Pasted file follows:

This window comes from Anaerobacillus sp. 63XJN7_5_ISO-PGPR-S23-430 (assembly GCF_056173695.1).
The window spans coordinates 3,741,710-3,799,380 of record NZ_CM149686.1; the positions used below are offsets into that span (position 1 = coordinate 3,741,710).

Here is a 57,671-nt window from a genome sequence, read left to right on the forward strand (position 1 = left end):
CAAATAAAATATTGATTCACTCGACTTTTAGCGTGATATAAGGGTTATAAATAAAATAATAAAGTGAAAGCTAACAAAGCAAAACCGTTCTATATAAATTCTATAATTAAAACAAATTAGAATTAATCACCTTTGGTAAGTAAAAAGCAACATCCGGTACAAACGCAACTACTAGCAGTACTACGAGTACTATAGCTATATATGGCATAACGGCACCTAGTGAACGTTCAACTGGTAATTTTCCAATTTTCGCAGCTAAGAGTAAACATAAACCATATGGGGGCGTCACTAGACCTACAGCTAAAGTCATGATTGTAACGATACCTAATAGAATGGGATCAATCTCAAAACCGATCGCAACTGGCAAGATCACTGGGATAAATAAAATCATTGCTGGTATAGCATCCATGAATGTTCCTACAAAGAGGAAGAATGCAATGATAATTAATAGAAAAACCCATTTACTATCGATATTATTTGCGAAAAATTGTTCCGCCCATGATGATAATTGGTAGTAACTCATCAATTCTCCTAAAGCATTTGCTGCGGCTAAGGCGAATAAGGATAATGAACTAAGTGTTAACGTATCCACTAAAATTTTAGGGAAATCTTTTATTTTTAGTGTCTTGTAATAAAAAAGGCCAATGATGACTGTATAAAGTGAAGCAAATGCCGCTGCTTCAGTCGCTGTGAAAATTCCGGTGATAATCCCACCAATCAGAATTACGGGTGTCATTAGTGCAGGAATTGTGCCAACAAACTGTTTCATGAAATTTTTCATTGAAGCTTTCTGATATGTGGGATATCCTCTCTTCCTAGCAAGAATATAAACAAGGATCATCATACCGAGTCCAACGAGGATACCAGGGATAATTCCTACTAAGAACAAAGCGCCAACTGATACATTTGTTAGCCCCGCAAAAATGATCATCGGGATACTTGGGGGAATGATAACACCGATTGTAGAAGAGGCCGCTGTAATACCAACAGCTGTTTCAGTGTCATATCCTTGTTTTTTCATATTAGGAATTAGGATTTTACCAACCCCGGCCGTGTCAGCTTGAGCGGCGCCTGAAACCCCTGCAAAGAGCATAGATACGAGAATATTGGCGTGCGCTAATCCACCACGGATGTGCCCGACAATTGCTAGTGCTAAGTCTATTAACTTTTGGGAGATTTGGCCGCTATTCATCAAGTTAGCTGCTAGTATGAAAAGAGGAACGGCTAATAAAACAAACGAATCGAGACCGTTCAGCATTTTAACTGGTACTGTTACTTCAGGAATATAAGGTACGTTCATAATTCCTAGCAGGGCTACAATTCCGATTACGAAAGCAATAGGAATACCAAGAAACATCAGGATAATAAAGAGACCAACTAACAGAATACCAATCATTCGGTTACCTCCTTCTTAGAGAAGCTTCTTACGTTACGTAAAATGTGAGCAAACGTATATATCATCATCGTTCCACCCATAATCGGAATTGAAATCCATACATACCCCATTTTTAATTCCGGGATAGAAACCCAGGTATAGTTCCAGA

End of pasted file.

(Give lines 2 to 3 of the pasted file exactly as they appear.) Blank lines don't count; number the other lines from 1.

The window spans coordinates 3,741,710-3,799,380 of record NZ_CM149686.1; the positions used below are offsets into that span (position 1 = coordinate 3,741,710).

Here is a 57,671-nt window from a genome sequence, read left to right on the forward strand (position 1 = left end):